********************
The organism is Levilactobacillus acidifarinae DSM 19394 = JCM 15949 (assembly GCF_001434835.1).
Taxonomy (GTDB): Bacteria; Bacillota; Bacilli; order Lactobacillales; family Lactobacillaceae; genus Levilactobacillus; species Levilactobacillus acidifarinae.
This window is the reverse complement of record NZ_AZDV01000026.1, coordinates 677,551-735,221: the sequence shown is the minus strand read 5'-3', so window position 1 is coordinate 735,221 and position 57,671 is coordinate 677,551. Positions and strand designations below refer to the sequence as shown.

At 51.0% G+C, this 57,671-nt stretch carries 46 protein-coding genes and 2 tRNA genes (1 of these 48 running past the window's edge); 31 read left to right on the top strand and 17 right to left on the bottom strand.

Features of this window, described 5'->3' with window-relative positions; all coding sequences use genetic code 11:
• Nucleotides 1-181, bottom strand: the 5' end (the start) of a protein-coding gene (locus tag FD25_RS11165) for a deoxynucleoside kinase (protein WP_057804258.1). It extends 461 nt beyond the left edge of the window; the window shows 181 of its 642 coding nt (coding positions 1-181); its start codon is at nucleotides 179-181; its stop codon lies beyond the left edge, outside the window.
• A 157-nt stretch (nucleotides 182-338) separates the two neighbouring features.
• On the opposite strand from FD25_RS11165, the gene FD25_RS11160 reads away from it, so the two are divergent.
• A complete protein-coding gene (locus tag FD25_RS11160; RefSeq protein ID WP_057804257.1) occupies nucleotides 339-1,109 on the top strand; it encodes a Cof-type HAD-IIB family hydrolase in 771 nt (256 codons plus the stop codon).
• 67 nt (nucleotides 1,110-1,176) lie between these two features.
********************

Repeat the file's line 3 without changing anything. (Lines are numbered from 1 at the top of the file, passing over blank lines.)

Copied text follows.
This window is the reverse complement of record NZ_AZDV01000026.1, coordinates 677,551-735,221: the sequence shown is the minus strand read 5'-3', so window position 1 is coordinate 735,221 and position 57,671 is coordinate 677,551. Positions and strand designations below refer to the sequence as shown.